Marcel Duchamp's 1919 readymade, L.H.O.O.Q., which he created by drawing
a moustache and goatee on a commercial reproduction of the Mona Lisa, precipitated a radical reevaluation of the meaning of art, the process of art making, and the role of the artist. In Drawing on Art, Dalia Judovitz explores the central importance of appropriation, collaboration, influence, and play in Duchamp's work-and in Dada and Surrealist art more broadly-to show how the concept of art itself became the critical fuel and springboard for questioning art's fundamental premises.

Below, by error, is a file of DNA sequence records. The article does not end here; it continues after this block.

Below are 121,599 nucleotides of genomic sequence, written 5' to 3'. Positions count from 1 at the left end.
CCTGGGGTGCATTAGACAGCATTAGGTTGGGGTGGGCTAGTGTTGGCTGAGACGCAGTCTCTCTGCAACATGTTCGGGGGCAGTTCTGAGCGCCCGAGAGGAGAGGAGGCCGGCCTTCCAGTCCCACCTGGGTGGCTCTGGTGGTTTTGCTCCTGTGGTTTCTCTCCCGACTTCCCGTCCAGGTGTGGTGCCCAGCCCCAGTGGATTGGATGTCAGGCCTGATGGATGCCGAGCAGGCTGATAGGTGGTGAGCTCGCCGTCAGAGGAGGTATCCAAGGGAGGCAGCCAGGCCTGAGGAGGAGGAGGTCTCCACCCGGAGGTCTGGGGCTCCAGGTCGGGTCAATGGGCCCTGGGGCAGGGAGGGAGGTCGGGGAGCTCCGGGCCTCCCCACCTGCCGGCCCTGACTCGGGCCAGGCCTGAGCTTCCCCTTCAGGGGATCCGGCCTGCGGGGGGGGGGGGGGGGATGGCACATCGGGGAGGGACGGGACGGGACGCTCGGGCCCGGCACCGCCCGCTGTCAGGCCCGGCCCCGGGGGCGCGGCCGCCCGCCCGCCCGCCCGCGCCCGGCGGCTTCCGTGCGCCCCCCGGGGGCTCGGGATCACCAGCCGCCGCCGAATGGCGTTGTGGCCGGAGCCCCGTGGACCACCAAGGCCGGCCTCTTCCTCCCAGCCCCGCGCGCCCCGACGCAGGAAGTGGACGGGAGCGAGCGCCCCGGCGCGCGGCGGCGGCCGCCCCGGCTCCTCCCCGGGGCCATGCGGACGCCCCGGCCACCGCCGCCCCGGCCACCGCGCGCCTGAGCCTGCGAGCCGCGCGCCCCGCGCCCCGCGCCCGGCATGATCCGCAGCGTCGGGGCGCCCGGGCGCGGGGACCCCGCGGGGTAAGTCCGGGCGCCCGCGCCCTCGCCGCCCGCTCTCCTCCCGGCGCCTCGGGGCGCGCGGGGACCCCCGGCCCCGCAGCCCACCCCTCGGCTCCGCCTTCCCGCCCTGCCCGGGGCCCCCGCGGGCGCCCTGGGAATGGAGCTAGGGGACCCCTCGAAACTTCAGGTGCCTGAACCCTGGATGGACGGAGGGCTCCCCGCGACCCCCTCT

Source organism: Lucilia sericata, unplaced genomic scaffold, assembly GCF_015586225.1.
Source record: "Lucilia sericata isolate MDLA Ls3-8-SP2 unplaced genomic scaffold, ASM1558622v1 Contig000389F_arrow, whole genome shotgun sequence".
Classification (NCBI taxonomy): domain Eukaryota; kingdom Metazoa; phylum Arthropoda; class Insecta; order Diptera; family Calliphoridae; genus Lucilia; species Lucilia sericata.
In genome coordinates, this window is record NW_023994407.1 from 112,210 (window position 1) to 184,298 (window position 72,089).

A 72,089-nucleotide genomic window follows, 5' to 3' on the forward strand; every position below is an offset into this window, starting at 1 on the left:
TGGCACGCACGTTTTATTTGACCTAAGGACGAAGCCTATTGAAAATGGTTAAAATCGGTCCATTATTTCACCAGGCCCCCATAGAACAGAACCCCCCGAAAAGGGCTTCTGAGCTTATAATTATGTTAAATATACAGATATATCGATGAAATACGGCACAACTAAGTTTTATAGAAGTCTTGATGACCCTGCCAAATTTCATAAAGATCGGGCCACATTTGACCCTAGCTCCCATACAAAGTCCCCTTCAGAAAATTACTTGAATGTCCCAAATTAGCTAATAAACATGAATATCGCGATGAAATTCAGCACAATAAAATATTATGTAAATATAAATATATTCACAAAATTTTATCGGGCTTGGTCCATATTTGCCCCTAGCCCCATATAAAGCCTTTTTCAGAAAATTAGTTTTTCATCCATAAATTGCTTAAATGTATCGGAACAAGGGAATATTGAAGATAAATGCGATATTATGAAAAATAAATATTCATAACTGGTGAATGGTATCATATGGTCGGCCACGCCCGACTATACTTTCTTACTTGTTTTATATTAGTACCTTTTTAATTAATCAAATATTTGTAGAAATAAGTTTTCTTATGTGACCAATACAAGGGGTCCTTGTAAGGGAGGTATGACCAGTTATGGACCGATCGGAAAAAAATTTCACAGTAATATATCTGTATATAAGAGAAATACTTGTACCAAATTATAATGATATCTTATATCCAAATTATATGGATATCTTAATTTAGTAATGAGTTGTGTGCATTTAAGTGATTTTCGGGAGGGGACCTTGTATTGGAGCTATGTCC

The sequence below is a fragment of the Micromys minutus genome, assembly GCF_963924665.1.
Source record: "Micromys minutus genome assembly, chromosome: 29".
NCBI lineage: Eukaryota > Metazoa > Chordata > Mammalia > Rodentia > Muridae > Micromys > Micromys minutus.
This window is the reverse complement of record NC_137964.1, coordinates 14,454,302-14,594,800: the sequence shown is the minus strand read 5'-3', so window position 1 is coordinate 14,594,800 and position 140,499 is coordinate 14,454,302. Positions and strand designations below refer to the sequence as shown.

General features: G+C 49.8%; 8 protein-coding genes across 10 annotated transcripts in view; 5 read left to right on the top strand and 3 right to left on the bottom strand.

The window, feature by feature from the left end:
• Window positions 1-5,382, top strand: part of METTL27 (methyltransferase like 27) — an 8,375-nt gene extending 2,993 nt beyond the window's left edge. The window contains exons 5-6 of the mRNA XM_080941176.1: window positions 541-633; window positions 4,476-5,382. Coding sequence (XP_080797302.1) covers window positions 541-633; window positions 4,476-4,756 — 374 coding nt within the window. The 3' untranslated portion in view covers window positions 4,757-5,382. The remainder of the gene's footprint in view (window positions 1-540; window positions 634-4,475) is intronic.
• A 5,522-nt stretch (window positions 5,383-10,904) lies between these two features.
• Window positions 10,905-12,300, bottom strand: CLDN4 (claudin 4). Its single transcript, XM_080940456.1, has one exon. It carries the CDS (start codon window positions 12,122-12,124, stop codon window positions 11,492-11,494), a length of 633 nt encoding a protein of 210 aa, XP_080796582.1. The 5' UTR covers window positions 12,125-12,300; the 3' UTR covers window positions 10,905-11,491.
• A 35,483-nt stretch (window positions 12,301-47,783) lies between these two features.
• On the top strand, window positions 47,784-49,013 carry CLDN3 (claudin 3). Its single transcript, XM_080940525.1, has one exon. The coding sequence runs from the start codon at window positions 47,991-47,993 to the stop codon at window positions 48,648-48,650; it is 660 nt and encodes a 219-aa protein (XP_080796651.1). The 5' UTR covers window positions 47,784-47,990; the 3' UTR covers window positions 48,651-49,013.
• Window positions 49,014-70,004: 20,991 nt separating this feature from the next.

Dalia Judovitz is National Endowment for the Humanities Professor of French at Emory University. She is the author of Unpacking Duchamp: Art in Transit, Subjectivity and Representation in Descartes: The Origins of Modernity, and The Culture of the Body: Genealogies of Modernity.